Book Review: A Book Without Dragons, Olivia Berrier
Science Fiction: A Book Without Dragons, Olivia Berrier
The year is 2054, and the world is falling apart. All technology has become dependent upon the “Unitime” satellites. Clocks, GPS, cell phones, the Internet, even the thermometers in smart coffee cups rely on the Unitime satellites for their accuracy and coordination. And the Unitime satellites are failing. Clocks no longer are synchronized, GPS is inaccurate. Cell phones and the Internet are down. And the blasted smart coffee cup can’t even tell the temperature of the beverage! Worse, a world dependent on their technology doesn’t know how to react. Business are closing. Looting is rampant. Violence is increasing. Chaos is spreading. And poor Cider, a very good dog, is locked out of his house.
But, true to the title, this is A Book Without Dragons. At least none of the scaly, reptilian, fire-breathing sort. So although everything else is going wrong, people (and dogs) do not have to deal with dragons.
When I first saw the title of this short (244 pages) novel, I was immediately intrigued. Dragons are cool. Dragons are popular. Dragons are “in.” Being sometimes a contrarian and a curmudgeon, though, I liked the boldness of the title. By the time I got to the end of the book and the story explained the title, I realized just how bold.
I met Olivia Berrier at the Central PA Book Fest. She is a local author from Carlisle, PA (near Harrisburg), and is just getting started in her writing career. You may not have heard about her. That needs to change! A Book Without Dragons. is creative, engaging, and fresh. Early on, there are some apparent discrepancies in things that make most English teachers twitchy: tense, perspective, shifts in person from “you” to “her” to “I.” As the story develops, Berrier makes it clear that these are intentional. They are features, not bugs. Once that “Aha!” moment comes, the entire story takes on new life.
The story shares the perspective of several people and one dog in the small town of Chagrin Heights, ID. (Something about the name of that town makes me chuckle, but that’s not particularly relevant to this review.) When the crisis with Unitime begins, each of these characters is living his or her separate life. The book draws these different characters together. Some of them had a history with each other which comes out through the narrative, but the response to the challenge posed by technology’s failure brings them together in unexpected, sometimes delightful, sometimes disturbing, ways.
Berrier’s characters are terrific. Early on she introduces her main characters with titles: The Police Chief with No Stories, The Wife Who Answers Phones, The Waitress Who Failed to Be a Nurse, The Dog Who Is a Good Boy, The Scientist in Charge of Unitime. Other characters are also important: the FBI agent guarding the scientist, the husband/college professor, the angry and vengeful brother of an accident victim. Berrier, though, does not leave her characters stuck in their introductory descriptions. Without giving away too much, I’ll just say that the police chief finds he has more stories than he remembers, the wife is much more than a mere receptionist, the waitress is not a failure…but the dog is indeed a good boy. More than just a cute presence in the story, though, Berrier uses Cider as a tool to further the action in a very natural way. Just by the dog being a dog, doing what good dogs do, Cider’s presence in the novel is valuable. The book may not have dragons, but I prefer dogs anyway.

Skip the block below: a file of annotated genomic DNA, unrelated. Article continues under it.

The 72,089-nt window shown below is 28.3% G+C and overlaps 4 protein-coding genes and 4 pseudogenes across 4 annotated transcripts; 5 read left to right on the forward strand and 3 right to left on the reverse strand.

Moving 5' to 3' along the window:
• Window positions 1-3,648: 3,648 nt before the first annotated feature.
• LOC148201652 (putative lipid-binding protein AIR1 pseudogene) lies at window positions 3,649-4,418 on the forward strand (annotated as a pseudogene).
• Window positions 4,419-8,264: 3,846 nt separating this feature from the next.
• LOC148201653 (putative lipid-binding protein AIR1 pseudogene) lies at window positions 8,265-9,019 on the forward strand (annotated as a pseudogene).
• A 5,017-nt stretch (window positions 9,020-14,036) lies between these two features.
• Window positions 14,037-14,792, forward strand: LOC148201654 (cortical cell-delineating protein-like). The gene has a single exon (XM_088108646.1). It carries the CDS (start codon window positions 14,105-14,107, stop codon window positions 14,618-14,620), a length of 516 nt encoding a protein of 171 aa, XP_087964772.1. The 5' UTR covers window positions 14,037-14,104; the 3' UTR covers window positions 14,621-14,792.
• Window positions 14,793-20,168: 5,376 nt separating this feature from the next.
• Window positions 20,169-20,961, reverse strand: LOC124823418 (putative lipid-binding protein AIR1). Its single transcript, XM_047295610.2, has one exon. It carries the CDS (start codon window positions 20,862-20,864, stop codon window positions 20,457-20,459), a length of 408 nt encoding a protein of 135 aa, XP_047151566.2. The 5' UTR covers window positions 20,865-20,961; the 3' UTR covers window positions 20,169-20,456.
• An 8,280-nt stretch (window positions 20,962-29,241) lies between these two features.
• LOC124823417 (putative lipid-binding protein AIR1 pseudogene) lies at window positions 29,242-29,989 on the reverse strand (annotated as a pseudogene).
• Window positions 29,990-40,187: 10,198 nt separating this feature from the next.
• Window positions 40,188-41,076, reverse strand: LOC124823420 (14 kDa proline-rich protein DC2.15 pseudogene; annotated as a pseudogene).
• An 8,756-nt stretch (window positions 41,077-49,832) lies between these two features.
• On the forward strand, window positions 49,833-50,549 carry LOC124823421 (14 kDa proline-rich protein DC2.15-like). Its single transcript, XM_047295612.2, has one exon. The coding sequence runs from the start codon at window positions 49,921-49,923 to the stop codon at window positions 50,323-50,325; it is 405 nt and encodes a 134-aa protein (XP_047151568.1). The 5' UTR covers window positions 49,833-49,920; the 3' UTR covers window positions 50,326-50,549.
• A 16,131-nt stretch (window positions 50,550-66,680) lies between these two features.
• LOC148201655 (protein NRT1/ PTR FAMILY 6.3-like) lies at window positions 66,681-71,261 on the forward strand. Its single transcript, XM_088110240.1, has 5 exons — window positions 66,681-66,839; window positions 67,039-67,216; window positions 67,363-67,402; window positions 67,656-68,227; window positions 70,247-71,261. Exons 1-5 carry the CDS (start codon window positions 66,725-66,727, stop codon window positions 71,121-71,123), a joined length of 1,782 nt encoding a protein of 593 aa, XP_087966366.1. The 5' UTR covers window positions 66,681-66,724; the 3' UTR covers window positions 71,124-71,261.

I love the way A Book Without Dragons ends without forcing conclusions or final answers upon the reader. It explores interesting questions: what kind of people are we becoming in our tech-dependent world? Could we survive without all the tech? Would we possibly even be better? Does technology bring us together or drive us apart? Berrier does not really answer those questions for us. She poses one set of possibilities…then takes them away and leaves the reader to answer whether anything was ultimately gained or lost in the transaction. Some of the characters are arguably better off in the end. Others are undeniably worse. And some are just in a different place. Whether society is better or worse, though, is something the reader will have to decide.
Ultimately, we all live in A Book Without Dragons. We can’t rely on mythical creatures or even creative authors to come in and save us from ourselves. Olivia Berrier’s book reminds us that we are more than just homo technologus. What we do with that reality is whatever we choose.
It may go better, though, with the help of a very good dog!
One final note: although this is not a YA book, I think younger readers who like SciFi would enjoy it. The writing is accessible, and even young teens would relate to the characters. There is one intense scene near the end, but it is handled well. Again, it is a book about adults and one that adults would enjoy, but not one to be afraid of giving to your younger science fiction fan.